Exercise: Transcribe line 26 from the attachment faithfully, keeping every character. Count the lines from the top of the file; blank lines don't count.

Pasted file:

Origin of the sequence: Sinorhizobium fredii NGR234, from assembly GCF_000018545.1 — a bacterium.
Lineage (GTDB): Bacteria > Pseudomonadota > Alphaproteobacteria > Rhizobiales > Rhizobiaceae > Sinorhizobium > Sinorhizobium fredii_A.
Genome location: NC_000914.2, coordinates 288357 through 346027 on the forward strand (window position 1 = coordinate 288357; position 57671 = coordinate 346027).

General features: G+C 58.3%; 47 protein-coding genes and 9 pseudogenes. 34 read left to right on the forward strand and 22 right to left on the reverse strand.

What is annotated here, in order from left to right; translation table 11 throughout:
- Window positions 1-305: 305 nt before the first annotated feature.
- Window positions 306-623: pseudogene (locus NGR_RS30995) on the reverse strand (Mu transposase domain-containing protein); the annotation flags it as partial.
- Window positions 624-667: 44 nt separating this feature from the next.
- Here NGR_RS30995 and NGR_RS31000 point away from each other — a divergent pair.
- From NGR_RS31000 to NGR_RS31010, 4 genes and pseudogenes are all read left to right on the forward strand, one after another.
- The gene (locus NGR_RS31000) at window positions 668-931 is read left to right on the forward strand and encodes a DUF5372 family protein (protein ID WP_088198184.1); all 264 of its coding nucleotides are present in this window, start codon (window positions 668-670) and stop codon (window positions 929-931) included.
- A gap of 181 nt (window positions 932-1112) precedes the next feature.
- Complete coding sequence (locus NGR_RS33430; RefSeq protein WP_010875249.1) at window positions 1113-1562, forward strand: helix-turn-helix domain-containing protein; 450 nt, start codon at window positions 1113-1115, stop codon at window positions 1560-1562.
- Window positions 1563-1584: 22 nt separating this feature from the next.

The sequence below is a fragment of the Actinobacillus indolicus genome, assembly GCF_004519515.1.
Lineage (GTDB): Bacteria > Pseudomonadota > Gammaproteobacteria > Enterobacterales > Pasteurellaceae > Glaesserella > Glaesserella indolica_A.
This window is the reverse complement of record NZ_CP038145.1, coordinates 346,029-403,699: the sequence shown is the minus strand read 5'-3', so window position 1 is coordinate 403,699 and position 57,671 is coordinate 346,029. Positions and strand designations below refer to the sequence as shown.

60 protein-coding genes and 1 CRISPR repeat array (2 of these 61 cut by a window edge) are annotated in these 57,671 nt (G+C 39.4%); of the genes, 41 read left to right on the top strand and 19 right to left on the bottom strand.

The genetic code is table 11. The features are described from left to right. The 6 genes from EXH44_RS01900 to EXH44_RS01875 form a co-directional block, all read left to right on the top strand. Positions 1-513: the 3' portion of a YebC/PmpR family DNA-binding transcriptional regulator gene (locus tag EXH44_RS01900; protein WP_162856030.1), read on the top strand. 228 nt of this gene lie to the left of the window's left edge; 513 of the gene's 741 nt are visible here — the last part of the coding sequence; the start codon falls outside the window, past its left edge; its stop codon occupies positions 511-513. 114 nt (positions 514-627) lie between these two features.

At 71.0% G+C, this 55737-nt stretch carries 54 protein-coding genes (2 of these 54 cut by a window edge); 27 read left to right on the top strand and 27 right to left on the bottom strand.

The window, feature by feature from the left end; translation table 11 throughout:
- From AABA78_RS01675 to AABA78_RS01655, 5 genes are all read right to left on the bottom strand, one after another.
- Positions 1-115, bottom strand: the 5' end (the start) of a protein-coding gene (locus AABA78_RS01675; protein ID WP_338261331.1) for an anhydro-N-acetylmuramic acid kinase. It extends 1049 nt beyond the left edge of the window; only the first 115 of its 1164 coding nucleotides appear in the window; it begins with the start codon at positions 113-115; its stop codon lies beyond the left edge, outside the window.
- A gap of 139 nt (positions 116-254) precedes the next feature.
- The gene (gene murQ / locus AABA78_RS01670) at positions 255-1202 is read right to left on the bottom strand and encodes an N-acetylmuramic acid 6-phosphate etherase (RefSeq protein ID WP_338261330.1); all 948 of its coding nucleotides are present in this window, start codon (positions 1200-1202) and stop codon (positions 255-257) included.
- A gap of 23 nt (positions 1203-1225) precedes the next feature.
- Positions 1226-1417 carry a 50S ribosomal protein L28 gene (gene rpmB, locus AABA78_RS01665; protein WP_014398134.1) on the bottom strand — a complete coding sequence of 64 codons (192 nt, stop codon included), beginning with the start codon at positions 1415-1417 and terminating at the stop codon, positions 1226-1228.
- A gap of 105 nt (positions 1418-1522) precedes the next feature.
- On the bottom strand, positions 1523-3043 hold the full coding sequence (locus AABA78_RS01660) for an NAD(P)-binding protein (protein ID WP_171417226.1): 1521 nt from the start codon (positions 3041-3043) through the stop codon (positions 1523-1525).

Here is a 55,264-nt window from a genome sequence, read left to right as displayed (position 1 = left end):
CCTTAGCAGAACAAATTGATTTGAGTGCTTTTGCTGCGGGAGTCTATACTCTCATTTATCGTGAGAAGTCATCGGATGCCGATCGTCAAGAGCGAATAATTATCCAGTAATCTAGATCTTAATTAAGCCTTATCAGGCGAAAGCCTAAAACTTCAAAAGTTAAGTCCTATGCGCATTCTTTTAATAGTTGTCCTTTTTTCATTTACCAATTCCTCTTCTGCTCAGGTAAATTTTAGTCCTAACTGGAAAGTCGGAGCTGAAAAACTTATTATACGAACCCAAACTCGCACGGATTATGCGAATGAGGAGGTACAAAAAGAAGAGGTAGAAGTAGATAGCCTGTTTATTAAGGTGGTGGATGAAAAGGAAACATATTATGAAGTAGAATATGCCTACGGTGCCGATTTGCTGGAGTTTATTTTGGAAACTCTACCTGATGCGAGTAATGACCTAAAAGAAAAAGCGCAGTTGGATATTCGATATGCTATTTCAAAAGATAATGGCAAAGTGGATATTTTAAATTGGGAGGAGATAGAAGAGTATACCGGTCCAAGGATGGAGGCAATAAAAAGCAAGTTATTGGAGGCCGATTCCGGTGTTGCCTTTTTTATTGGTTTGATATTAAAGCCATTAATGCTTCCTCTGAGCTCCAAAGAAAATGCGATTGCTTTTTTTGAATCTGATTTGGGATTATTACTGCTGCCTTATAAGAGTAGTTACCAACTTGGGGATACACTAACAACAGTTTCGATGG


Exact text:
- A gap of 23 nt (positions 1203-1225) precedes the next feature.